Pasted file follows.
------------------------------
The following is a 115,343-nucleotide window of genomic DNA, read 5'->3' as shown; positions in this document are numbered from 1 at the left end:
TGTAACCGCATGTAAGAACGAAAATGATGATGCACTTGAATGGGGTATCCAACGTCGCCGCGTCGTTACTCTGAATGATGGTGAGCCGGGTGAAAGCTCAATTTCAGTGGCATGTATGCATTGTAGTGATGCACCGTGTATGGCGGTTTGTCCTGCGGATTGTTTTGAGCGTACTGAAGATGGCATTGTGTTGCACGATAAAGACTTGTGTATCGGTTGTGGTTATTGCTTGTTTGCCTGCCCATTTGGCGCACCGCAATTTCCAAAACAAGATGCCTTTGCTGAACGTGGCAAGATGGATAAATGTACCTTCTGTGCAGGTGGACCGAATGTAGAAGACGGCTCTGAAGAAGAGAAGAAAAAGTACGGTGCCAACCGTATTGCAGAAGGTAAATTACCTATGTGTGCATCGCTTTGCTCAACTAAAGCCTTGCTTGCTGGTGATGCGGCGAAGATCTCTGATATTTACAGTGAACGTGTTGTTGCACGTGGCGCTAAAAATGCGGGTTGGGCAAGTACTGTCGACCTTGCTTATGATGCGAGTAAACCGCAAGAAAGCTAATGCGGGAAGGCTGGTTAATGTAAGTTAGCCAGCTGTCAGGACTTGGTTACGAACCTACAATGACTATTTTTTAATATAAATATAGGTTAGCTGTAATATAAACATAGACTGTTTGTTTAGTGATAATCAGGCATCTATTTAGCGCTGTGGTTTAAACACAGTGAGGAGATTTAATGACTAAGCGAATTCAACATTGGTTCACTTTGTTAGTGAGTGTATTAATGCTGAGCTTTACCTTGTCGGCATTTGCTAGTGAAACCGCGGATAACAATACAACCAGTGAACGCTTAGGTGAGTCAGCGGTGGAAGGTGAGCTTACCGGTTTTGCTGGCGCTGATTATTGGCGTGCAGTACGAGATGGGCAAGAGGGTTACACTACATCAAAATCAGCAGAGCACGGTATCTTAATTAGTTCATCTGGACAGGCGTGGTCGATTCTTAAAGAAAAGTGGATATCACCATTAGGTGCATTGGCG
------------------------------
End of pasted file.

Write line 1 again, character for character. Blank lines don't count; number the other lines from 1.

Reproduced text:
The following is a 115,343-nucleotide window of genomic DNA, read 5'->3' as shown; positions in this document are numbered from 1 at the left end: